Corey Brewer Rumors

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Corey Brewer
Corey Brewer
Position: -
Born: 03/05/86
Height: 6-9 / 2.06
Weight:185 lbs. / 83.9 kg.
Earnings: $54,175,934 ($59,542,610*)
The New Orleans Pelicans announced today the hiring of Bob Beyer, Casey Hill, and Rex Walters as assistant coaches, along with Corey Brewer and Beno Udrih as player development coaches. They join Assistant Coach Fred Vinson and Teresa Weatherspoon, who has been promoted to assistant coach, and Player Development Coach Darnell Lazare on Head Coach Stan Van Gundy’s staff. Per team policy, terms of the deals were not disclosed.
“I am excited about our coaching staff,” said Van Gundy. “We have a great mix of background, experience, perspective and expertise. Four of our assistants have been head coaches at the professional or NCAA Division I levels. Five of our coaches played in the NBA or WNBA. Three coaches have institutional knowledge having worked for Griff, Trajan and current Pelicans players, while three others have worked with me and two bring us an entirely new perspective. I am looking forward to working with this staff to maximize the potential of our talented players.”
Corey Brewer: What is it like to guard these superstars? Here’s a player-by-player breakdown. Today, we’ll focus on the active NBA players I’ve matched up against, then I’ll look at the retired legends I’ve guarded in part two: LeBron James – Man, LeBron is a difficult guard just because he’s so smart. He does everything well. I always wanted him to take jump shots. If LeBron’s shooting jumpers on me, I’m actually happy because he’s unstoppable — really unstoppable — when he drives. He’s bailing me out if he’s taking the jump shot. It’s not that he can’t shoot. He can shoot; he’s improved his jumper. But I want him shooting the jump shot 100 percent of the time because when he drives to the rim, he’s scoring every single time or he’s gonna make a play for somebody else because his vision is amazing.
Giannis Antetokounmpo – Giannis is tough. He’s still young and he’s getting better, too. Each time you play him, you can see that he’s getting better and that he’s adding stuff to his game. He’s one of those guys where anytime you play him, you’re like, “Man, this is gonna be a long night…” He knows his game. He wants to get to the basket. He knows if he gets in the paint, it’s two points. That length, that athleticism and that strength? Good luck slowing him down. Since he’s put on the weight and muscle, it made him almost unstoppable when he gets in the paint.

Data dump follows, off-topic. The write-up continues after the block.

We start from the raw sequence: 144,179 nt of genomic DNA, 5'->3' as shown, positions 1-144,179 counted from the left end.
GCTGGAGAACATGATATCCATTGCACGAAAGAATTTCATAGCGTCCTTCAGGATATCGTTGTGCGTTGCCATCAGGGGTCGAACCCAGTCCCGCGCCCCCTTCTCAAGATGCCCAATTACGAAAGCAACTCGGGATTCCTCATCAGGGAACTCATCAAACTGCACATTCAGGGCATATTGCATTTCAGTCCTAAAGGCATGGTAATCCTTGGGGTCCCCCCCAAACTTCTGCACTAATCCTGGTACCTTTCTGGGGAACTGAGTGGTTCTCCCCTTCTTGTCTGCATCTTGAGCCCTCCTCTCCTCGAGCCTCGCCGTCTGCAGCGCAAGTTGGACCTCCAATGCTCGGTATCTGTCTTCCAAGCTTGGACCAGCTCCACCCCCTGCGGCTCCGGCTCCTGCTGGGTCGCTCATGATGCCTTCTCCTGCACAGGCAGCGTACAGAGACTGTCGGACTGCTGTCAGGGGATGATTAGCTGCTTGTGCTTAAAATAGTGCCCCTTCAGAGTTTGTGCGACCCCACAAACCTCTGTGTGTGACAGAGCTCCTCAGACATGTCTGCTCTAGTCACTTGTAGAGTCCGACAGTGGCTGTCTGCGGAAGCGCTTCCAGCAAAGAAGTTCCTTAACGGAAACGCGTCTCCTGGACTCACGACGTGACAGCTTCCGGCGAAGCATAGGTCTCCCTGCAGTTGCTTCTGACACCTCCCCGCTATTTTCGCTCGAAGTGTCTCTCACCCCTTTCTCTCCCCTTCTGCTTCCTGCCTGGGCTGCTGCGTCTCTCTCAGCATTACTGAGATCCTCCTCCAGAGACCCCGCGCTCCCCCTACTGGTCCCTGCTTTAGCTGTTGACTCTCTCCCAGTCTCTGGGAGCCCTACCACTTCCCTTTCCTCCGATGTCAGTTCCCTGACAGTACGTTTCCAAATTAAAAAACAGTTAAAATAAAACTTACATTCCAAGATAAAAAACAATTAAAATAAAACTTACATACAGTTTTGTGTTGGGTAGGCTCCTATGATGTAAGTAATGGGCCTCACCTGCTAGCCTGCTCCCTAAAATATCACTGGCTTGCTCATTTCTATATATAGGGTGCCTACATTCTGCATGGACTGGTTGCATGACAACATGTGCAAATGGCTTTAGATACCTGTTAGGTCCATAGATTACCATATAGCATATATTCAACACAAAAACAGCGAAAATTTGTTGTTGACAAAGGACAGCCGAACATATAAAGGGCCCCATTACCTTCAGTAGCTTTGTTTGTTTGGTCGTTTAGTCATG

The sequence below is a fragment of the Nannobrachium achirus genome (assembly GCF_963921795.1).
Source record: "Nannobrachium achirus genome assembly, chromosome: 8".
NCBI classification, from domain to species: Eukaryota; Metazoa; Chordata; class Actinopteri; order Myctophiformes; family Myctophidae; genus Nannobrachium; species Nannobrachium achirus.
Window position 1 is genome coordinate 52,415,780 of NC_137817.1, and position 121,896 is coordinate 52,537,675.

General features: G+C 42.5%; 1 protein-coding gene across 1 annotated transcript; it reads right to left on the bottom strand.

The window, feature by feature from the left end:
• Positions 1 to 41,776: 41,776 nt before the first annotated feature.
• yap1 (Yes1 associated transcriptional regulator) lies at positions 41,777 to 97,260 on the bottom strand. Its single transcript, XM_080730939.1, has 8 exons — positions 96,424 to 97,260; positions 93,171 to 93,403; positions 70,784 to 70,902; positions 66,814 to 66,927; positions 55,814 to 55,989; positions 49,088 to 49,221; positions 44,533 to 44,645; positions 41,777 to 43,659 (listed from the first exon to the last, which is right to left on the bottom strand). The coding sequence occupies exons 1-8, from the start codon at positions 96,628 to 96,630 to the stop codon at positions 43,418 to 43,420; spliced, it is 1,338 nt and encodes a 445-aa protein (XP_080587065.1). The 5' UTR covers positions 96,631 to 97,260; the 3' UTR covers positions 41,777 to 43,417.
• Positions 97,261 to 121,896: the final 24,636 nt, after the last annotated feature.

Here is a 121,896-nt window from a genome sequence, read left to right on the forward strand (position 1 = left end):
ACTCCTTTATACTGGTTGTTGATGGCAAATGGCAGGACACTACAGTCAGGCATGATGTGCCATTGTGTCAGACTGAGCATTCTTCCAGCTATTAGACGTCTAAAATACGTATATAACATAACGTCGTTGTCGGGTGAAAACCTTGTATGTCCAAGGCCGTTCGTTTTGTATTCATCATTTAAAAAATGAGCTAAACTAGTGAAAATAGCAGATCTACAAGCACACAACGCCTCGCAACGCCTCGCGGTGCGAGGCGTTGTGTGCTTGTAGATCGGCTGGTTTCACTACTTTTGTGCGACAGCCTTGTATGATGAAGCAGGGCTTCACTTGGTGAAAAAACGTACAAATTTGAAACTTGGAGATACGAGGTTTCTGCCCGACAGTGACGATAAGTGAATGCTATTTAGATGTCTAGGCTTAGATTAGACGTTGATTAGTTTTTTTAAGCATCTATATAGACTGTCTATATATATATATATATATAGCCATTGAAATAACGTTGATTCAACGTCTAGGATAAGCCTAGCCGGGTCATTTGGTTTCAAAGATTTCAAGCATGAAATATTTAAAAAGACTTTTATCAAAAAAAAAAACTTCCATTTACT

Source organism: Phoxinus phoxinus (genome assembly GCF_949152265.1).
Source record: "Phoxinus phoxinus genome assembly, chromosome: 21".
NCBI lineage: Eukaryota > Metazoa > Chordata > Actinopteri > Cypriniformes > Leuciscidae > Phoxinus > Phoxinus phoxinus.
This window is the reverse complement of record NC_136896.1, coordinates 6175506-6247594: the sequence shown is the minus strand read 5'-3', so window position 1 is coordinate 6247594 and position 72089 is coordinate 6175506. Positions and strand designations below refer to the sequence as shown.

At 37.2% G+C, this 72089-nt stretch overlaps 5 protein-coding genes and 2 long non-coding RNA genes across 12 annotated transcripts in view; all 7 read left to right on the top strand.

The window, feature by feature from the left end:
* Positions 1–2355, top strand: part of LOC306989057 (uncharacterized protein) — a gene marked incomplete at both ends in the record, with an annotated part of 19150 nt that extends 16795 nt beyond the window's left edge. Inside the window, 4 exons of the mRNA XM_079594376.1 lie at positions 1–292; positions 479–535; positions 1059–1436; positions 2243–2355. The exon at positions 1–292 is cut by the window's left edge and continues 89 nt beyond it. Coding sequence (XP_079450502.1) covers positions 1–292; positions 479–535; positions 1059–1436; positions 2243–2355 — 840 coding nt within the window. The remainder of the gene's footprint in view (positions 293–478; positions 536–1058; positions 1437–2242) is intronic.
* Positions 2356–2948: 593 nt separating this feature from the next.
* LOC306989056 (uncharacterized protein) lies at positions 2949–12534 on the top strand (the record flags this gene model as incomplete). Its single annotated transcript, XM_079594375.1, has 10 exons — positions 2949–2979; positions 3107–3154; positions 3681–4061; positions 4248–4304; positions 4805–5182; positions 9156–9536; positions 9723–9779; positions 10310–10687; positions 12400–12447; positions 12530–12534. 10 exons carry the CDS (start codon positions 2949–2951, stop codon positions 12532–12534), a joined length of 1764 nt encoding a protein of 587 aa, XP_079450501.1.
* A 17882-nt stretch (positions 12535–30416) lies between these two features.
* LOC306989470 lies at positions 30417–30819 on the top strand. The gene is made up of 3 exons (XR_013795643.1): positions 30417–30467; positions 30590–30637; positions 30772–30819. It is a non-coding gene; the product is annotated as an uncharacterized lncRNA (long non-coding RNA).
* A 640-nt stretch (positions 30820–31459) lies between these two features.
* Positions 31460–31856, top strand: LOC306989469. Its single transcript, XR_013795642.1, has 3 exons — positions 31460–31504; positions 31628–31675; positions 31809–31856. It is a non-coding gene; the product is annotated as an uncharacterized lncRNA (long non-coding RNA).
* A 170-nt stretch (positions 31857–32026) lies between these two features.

Corey Brewer: James is a special player and when you’re guarding somebody as good as James is with the ball, you have to take something away. For me, I want to take the rim away and make him shoot those stepbacks. He may beat me on some nights with the stepbacks, but he’s gonna beat me every night going to the rim and drawing fouls. I like to pressure him to wear him down, so I’m gonna pick James up 94 feet and try to bother him all over the court. As soon as the ball is inbounded, I’m picking him up and trying to wear him down because I feel like I can get an advantage by making him work for everything. Hopefully, by the fourth quarter, those stepbacks become a lot tougher than they were in the first quarter. Even if he’s making some in the first half, I feel like if I’m playing hard enough and pressing him enough, those shots will be way harder in the fourth quarter and that gives my team a chance to win.
Corey Brewer: Kevin Durant has no flaws in his game. It’s really hard to even say how you guard him because I never guard him the same way; you can’t guard him the same way. I just try to throw as many looks at him as I can and hope he’s having an off night. I’m more focused on trying to get in front of him, trying to keep the ball out of his hands, which is almost impossible because he’s so tall and guys are gonna go over the top. But I’m gonna front, I’m gonna do anything I can not to let him touch the ball. And if he does touch the ball, I want him to touch the ball way out on the perimeter. After that, you just hope and pray for the shot clock to run down or a situation where I can get a hand up — anything I can do to defend him.